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There are various kinds of "quants". If you are an equity quant building quantitative stock selection models using fundamentals such as price/earnings, EBITDA/EV, or especially accruals, then you should be knowledegable about accounting. If you become a fixed income derivatives quant, accounting is less important. Education should not be expected to prepare you narrowly for a very specific job.

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There are two reasons for a quant to know accounting. The first is that a fair number of "quant" problems are, or at least can be cast as, accounting problems. This includes time series or "non-parametric" analysis of accounting numbers.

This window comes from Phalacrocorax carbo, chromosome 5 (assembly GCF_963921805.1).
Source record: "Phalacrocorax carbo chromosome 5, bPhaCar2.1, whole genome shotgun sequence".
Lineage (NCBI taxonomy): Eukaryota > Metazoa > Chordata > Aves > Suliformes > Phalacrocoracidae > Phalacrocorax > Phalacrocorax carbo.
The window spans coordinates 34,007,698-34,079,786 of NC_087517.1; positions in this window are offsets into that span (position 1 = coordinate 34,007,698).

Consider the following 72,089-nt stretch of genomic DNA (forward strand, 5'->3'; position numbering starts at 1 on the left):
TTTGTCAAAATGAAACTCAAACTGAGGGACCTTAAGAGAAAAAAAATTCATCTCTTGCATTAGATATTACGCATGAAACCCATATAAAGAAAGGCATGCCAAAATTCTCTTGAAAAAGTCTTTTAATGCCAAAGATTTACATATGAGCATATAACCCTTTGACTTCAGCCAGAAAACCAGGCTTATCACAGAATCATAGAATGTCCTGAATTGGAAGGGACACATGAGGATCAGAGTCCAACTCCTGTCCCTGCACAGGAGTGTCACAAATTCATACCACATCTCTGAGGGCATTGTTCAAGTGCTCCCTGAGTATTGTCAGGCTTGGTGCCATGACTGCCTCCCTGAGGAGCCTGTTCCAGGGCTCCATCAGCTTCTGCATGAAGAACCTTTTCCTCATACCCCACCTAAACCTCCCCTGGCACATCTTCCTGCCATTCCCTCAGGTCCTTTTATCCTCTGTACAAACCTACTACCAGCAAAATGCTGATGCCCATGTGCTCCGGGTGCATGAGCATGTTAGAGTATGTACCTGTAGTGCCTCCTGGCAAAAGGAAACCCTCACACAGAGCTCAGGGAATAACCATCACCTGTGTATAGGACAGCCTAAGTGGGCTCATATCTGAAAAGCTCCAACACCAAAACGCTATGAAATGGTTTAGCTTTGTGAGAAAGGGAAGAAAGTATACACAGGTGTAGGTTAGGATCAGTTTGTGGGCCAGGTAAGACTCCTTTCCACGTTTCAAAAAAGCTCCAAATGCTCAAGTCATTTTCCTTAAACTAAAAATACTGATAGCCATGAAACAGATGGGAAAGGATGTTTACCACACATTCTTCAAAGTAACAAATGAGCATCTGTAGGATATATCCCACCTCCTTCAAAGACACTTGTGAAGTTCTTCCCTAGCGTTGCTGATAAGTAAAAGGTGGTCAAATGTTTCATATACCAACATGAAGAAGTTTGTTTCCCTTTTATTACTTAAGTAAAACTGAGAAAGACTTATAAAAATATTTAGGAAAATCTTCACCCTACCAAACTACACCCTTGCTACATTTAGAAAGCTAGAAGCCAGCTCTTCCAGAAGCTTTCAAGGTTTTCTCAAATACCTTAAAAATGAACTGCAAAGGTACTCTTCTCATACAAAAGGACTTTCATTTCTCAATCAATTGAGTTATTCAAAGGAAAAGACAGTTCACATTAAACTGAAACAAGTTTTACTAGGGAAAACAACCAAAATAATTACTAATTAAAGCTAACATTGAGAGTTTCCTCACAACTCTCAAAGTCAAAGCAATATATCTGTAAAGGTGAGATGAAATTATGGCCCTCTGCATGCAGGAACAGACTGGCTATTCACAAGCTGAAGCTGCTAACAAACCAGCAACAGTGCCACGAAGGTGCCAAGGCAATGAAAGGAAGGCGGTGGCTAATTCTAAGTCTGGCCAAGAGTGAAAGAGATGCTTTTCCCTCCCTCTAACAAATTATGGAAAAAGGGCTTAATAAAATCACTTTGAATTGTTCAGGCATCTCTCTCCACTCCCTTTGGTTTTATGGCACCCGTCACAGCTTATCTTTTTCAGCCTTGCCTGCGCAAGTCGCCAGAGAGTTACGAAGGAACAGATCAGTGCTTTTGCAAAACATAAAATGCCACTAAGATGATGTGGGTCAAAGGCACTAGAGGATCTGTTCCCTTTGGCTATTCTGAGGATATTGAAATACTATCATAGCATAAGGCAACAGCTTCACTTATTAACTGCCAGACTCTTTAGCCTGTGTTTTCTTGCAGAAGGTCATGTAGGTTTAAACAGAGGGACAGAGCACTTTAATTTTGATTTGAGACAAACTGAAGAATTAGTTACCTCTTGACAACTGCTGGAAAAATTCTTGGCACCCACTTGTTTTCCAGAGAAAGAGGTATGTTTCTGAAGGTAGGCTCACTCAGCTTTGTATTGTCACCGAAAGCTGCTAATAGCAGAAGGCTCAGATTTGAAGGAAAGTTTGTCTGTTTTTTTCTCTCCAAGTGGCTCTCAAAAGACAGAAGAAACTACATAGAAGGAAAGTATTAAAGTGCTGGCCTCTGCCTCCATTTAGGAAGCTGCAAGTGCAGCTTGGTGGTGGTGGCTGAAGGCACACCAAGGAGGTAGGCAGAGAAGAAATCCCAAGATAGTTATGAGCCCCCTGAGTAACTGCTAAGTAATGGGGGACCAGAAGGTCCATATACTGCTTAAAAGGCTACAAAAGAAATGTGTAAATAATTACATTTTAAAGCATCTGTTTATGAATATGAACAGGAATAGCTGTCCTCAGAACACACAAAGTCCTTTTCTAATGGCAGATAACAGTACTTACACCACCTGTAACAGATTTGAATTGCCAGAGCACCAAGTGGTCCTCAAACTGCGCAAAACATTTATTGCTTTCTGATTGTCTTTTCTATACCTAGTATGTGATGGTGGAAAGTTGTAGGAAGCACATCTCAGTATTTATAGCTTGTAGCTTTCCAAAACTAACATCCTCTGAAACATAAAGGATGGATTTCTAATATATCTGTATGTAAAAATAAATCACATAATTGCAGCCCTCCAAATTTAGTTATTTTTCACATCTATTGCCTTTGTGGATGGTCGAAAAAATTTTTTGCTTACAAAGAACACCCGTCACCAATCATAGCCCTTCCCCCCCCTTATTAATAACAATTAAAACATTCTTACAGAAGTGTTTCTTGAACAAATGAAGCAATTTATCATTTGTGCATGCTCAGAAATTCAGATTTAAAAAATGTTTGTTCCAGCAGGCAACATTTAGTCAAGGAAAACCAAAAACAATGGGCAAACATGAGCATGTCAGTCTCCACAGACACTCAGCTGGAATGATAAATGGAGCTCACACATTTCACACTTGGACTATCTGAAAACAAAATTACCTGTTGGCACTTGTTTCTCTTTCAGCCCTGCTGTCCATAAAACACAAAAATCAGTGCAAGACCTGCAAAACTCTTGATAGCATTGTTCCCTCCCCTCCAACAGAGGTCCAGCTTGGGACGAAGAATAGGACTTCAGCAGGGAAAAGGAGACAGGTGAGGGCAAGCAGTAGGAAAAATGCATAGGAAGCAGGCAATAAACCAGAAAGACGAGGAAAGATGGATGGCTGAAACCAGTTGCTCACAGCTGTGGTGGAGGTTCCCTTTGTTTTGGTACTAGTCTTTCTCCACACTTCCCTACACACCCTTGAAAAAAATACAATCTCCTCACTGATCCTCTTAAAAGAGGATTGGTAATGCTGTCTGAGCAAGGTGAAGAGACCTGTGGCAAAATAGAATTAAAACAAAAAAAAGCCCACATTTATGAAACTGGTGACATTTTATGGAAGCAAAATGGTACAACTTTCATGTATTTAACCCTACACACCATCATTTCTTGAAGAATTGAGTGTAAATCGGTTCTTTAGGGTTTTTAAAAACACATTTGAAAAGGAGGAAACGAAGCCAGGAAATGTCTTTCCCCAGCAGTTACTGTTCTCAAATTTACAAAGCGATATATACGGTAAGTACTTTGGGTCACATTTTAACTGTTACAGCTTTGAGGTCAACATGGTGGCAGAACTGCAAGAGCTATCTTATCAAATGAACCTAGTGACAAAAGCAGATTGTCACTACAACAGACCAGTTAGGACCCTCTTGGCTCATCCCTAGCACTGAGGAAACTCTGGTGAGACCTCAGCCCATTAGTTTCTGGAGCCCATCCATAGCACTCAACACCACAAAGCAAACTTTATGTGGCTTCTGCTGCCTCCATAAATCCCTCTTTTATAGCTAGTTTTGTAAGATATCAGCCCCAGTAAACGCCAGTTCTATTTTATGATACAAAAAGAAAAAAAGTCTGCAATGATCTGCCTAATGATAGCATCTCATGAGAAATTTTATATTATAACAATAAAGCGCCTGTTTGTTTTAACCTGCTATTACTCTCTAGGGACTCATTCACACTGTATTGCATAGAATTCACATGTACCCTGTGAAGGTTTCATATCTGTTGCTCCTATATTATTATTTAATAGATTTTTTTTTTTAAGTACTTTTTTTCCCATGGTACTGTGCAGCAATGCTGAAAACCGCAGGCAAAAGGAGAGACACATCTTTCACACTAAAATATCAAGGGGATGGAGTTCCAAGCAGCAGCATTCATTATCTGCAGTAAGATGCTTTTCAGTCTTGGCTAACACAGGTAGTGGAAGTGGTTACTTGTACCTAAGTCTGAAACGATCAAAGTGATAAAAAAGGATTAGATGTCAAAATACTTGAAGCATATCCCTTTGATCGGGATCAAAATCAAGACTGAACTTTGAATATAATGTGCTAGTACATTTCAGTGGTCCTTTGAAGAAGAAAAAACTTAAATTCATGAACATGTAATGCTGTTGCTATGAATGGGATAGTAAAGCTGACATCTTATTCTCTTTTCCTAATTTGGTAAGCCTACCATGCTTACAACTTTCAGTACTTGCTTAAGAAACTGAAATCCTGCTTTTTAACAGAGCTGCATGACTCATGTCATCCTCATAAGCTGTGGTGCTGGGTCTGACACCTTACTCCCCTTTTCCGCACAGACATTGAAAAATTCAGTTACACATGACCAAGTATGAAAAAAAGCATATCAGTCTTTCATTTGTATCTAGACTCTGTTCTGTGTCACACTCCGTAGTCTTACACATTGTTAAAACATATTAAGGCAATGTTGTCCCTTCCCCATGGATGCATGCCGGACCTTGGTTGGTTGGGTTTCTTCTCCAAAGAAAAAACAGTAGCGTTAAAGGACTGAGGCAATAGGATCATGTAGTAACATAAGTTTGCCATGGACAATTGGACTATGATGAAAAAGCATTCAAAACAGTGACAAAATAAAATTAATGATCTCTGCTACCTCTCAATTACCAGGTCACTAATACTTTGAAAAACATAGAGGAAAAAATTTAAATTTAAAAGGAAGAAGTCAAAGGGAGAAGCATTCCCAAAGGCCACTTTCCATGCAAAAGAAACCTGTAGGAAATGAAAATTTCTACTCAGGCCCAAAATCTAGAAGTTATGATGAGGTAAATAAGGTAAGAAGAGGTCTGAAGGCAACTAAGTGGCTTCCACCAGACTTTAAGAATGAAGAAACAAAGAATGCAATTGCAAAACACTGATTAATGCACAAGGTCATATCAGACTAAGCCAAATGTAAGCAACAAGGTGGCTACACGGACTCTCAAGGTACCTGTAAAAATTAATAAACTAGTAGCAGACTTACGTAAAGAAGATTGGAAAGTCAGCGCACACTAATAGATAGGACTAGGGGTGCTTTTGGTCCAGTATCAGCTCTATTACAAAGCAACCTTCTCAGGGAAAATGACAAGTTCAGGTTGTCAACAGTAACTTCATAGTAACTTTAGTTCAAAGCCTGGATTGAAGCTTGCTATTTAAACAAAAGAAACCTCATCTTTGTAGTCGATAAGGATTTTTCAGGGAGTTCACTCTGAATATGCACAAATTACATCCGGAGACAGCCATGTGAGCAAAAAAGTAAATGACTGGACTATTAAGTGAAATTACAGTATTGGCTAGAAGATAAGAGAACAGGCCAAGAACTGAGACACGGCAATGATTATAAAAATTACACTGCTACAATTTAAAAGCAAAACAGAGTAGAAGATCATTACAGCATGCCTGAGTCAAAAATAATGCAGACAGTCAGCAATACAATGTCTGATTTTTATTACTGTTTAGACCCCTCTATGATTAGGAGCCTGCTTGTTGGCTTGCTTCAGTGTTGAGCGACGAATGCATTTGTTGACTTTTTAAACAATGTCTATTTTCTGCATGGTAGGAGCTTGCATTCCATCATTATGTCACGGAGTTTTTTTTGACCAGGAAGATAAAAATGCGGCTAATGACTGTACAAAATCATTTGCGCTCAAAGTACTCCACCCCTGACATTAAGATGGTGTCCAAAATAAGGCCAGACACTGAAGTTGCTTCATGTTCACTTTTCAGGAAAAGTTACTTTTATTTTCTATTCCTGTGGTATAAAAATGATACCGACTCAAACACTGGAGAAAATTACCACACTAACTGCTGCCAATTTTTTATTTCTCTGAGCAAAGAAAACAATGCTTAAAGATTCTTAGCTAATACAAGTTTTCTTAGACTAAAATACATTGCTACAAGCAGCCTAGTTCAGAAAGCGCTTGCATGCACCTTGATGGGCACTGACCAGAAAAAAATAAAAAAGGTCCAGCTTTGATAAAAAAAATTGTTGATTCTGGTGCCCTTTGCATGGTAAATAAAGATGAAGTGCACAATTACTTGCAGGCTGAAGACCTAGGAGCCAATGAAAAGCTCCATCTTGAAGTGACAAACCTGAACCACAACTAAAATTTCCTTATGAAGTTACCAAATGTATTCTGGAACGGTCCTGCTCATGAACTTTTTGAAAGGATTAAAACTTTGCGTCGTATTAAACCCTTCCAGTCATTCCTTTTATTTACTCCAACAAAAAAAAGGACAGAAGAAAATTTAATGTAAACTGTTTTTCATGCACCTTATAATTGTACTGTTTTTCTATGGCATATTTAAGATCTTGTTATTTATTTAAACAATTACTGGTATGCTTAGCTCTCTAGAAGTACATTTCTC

The second reason is that accounting numbers are sometimes faked, meaning that a quant has to be able to deconstruct accounting numbers in order not to be fooled. Enron Corp. looked like a good investment to many quants; until you realize that their numbers were phony.

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A quant may find accounting useful occasionally but it is really tangential knowledge. I would not consider typical financial or managerial accounting as pre requisites for a Quant Fin program.

That said, certain quants in fixed income or credit do end up dealing with intricacy of cash flows. Accounting background will help in those scenarios.

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"dealing with intricacy of cash flows" Explain please with examples iydmma? – BCLC Jun 20 '14 at 10:38